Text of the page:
Davis-Standard buys Filmaster assets
PAWCATUCK, CONN.—Filmaster Inc.'s blown film winders, towers, air rings and dies now are part of plastic equipment manufacturer Davis-Standard Corp.
Davis-Standard of Pawcatuck has acquired the assets of Filmaster. Paul Banks, sales manager for the Laboratory and Specialty Systems Group, said Davis-Standard bought only the assets and basic machine designs of Filmaster in Parsippany, N.J., which he said closed down earlier this year. The deal does not include any buildings, he said.
Filmaster's blown-film downstream equipment is designed for laboratory lines and small production. Banks said the size of Filmaster winders fits between the Killion and Egan lines.
Davis-Standard transferred the Filmaster business to the Laboratory and Specialty Systems Group in Cedar Grove, N.J. Terms of the deal were not disclosed.
Filmaster used to supply complete film systems, including extruders. Davis-Standard, already a major extruder manufacturer, will supply spare parts for Filmaster extruders, Banks said.
HPG film & sheet workers renew contract
SOMERSET, N.J. — HPG International Inc. has renegotiated a contract with employees represented by the Oil, Chemical and Atomic Workers International Union.
The Somerset firm said the five-year contract covers 185 employees at its Mountaintop, Pa., plant, which produces calendered flexible films, plastic sheet, roofing materials and geomembranes from polyethylene, polypropylene and PVC. The contract was effective Sept. 23.
Francis Caravella, financial secretary for OCAWIU Local 8788, said terms of the contract are favorable to workers but he declined to provide details. Company officials also would not disclose major terms of the contract. The Mountaintop plant is the only operation covered by Local 8788.
HPG's sales exceeded $90 million last year. The company was formed in 1994 through the acquisition of former Huls America Inc.'s plastic division assets.
Speedy package approval gains funds
WASHINGTON — Congress has agreed to fund a program that will shorten packaging-approval times dramatically, according to officials with the Society of the Plastics Industry Inc.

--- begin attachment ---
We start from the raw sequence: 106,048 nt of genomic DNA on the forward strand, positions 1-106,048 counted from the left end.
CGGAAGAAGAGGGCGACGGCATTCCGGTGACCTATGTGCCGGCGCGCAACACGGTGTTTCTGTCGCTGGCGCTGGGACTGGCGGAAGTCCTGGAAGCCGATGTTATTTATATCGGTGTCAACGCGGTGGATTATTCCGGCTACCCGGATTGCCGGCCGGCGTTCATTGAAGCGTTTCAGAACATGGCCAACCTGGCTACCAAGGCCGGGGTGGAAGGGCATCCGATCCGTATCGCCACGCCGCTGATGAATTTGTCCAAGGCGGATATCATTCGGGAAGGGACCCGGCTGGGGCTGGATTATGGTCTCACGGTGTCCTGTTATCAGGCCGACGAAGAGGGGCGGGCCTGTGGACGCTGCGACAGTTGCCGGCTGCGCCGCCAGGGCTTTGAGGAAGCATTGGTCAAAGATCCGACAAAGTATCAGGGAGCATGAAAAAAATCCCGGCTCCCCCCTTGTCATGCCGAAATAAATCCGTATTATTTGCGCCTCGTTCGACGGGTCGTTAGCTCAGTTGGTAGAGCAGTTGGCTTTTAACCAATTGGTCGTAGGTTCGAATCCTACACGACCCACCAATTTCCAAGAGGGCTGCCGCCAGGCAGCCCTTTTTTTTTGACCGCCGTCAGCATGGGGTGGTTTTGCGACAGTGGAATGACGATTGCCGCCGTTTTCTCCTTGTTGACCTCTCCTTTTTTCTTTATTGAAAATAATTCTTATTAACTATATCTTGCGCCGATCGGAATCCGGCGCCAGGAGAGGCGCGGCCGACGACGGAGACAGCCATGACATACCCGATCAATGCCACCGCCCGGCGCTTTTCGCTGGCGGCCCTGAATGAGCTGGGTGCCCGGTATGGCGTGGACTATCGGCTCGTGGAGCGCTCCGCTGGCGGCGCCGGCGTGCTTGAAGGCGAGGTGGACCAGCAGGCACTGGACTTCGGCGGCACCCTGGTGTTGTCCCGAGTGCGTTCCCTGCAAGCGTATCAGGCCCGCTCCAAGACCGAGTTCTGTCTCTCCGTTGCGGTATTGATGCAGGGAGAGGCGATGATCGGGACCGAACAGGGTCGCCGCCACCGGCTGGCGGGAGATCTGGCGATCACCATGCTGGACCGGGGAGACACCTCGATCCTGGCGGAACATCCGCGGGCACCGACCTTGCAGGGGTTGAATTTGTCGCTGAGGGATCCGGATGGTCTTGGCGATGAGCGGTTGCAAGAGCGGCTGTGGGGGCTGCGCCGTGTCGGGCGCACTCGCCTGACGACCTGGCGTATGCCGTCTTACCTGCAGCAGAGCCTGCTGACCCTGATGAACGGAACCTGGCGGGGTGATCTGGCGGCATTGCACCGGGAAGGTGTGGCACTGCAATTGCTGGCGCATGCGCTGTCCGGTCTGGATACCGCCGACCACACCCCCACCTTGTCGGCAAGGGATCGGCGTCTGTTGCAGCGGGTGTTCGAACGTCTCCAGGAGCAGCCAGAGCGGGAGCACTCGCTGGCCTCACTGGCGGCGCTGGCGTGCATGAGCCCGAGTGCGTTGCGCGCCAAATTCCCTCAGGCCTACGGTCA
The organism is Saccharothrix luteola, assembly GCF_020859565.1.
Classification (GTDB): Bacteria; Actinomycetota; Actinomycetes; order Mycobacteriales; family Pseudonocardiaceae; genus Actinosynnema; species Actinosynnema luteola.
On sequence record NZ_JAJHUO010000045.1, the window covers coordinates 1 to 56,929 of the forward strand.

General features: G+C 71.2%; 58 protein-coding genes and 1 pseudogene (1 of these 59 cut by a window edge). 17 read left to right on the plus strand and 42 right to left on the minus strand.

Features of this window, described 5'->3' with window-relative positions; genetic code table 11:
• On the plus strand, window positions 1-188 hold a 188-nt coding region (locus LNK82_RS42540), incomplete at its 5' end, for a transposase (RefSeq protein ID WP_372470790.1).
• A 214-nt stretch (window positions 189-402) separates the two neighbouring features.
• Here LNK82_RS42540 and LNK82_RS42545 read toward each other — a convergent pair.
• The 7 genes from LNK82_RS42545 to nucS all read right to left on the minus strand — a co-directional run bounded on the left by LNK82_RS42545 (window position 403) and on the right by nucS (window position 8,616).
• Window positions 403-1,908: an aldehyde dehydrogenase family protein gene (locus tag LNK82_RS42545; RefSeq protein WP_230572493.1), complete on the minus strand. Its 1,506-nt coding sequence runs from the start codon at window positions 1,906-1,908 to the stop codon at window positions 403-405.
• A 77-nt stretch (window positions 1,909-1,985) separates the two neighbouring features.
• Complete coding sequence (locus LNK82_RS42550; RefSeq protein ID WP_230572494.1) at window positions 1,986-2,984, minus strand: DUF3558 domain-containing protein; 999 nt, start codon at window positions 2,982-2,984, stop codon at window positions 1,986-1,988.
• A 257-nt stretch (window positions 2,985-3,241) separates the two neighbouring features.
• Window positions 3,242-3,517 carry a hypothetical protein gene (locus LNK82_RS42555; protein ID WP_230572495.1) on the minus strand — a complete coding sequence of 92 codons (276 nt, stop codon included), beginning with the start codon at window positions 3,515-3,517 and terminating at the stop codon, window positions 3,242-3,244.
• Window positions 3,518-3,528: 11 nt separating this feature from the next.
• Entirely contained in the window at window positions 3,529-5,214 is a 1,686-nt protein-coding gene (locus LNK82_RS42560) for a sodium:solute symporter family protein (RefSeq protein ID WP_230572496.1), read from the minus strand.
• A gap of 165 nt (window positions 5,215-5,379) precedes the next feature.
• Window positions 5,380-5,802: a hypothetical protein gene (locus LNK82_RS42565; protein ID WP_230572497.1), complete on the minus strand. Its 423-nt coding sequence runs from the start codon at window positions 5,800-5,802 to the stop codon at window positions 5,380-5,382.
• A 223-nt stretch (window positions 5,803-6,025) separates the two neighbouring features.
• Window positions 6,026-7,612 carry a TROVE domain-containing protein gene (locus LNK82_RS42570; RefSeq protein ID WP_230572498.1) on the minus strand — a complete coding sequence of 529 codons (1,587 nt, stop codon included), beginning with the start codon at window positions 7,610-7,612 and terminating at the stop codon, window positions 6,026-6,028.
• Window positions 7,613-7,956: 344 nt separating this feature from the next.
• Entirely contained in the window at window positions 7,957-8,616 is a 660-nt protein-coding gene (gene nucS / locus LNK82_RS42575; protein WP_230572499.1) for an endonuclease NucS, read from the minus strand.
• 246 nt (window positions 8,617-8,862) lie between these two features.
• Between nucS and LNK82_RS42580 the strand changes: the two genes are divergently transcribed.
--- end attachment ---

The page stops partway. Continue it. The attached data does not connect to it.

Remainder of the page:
The House and Senate resolved differences and agreed to spend $500,000 to develop the pre-market notification program in fiscal 1999, which began Oct. 1.
The PMN measure is contained in an agriculture appropriations bill, which was held up by unrelated disputes over aid for farmers. But lawmakers have agreed to include PMN in other spending bills, if needed, said Jerome Heckman, general counsel for Washington-based SPI.
The Food and Drug Administration must write rules for the program, which will start sometime in 2000, a year later than initially expected. Heckman said he would like Congress to fund the program from industry fees, rather than general government revenue.
``I hope there will come a time when the FDA will be allowed to charge reasonable fees for the notification so that we won't have to go through this hell of getting appropriations from Congress every year,'' he said.
Ashland hikes prices for composites
DUBLIN, OHIO — It soon could become more expensive to be a composites fabricator.
The FRP Supply Division of Ashland Chemical Co., the largest distributor of materials for composites manufacturing, announced a 2 cent price increase on all resins it distributes.
The Dublin-based company also announced similar price increases on its entire line of products, including gelcoats, catalysts, fiberglass and other reinforcements.
Increased costs associated with the distribution business —not with the production side — prompted the increase announcement, according to an Ashland news release.
FRP Supply distributes Ashland products as well as those of many other suppliers to the composites industry. The division has about 55 stocking locations in North America, and 300 trucks to serve its more than 10,000 customers.
During late 1996 and 1997, the division went on an acquisition spree, picking up regional distributors in Eastern Canada, Western Canada, Wisconsin and California.